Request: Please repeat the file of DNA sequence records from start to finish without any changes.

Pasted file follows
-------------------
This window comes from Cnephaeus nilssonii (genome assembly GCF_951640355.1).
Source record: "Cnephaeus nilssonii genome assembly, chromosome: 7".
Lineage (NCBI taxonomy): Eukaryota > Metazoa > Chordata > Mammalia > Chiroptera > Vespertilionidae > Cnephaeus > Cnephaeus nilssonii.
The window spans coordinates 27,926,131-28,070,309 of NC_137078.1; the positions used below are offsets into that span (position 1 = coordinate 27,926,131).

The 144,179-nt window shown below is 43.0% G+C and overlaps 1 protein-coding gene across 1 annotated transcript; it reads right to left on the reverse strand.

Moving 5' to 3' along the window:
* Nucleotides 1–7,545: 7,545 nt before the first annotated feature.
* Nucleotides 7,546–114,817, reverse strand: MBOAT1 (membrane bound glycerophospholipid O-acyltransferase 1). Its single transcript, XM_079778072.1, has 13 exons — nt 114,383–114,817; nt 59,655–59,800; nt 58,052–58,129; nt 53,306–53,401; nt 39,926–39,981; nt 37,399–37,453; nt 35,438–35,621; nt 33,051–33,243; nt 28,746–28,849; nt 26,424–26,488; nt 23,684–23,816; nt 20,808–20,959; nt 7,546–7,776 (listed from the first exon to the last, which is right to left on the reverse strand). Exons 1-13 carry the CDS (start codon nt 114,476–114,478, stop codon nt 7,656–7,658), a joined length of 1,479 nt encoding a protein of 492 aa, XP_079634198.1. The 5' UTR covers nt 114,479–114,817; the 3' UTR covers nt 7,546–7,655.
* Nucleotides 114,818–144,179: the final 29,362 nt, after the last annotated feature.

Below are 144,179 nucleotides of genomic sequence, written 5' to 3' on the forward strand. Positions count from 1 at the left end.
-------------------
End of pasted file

This window comes from Cnephaeus nilssonii (genome assembly GCF_951640355.1).
Source record: "Cnephaeus nilssonii genome assembly, chromosome: 7".
Lineage (NCBI taxonomy): Eukaryota > Metazoa > Chordata > Mammalia > Chiroptera > Vespertilionidae > Cnephaeus > Cnephaeus nilssonii.
The window spans coordinates 27,926,131-28,070,309 of NC_137078.1; the positions used below are offsets into that span (position 1 = coordinate 27,926,131).

The 144,179-nt window shown below is 43.0% G+C and overlaps 1 protein-coding gene across 1 annotated transcript; it reads right to left on the reverse strand.

Moving 5' to 3' along the window:
* Nucleotides 1–7,545: 7,545 nt before the first annotated feature.
* Nucleotides 7,546–114,817, reverse strand: MBOAT1 (membrane bound glycerophospholipid O-acyltransferase 1). Its single transcript, XM_079778072.1, has 13 exons — nt 114,383–114,817; nt 59,655–59,800; nt 58,052–58,129; nt 53,306–53,401; nt 39,926–39,981; nt 37,399–37,453; nt 35,438–35,621; nt 33,051–33,243; nt 28,746–28,849; nt 26,424–26,488; nt 23,684–23,816; nt 20,808–20,959; nt 7,546–7,776 (listed from the first exon to the last, which is right to left on the reverse strand). Exons 1-13 carry the CDS (start codon nt 114,476–114,478, stop codon nt 7,656–7,658), a joined length of 1,479 nt encoding a protein of 492 aa, XP_079634198.1. The 5' UTR covers nt 114,479–114,817; the 3' UTR covers nt 7,546–7,655.
* Nucleotides 114,818–144,179: the final 29,362 nt, after the last annotated feature.

Below are 144,179 nucleotides of genomic sequence, written 5' to 3' on the forward strand. Positions count from 1 at the left end.